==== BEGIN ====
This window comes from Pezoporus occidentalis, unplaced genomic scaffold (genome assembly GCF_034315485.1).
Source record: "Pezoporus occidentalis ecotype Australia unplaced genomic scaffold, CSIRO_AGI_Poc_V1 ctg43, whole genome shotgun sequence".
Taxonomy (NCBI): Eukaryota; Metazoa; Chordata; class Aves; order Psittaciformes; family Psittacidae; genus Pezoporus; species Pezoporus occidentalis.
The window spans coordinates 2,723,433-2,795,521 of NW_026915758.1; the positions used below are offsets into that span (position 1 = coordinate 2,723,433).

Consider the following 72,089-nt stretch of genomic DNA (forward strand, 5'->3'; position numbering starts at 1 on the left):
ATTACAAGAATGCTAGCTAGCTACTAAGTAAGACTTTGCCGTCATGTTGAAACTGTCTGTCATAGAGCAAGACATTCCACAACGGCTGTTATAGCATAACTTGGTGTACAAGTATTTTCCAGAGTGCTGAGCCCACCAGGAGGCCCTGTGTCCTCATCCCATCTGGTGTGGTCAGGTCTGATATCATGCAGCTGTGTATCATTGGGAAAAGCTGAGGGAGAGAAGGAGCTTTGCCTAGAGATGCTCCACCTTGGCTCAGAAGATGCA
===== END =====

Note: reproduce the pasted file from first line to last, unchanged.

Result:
This window comes from Pezoporus occidentalis, unplaced genomic scaffold (genome assembly GCF_034315485.1).
Source record: "Pezoporus occidentalis ecotype Australia unplaced genomic scaffold, CSIRO_AGI_Poc_V1 ctg43, whole genome shotgun sequence".
Taxonomy (NCBI): Eukaryota; Metazoa; Chordata; class Aves; order Psittaciformes; family Psittacidae; genus Pezoporus; species Pezoporus occidentalis.
The window spans coordinates 2,723,433-2,795,521 of NW_026915758.1; the positions used below are offsets into that span (position 1 = coordinate 2,723,433).

Consider the following 72,089-nt stretch of genomic DNA (forward strand, 5'->3'; position numbering starts at 1 on the left):
ATTACAAGAATGCTAGCTAGCTACTAAGTAAGACTTTGCCGTCATGTTGAAACTGTCTGTCATAGAGCAAGACATTCCACAACGGCTGTTATAGCATAACTTGGTGTACAAGTATTTTCCAGAGTGCTGAGCCCACCAGGAGGCCCTGTGTCCTCATCCCATCTGGTGTGGTCAGGTCTGATATCATGCAGCTGTGTATCATTGGGAAAAGCTGAGGGAGAGAAGGAGCTTTGCCTAGAGATGCTCCACCTTGGCTCAGAAGATGCA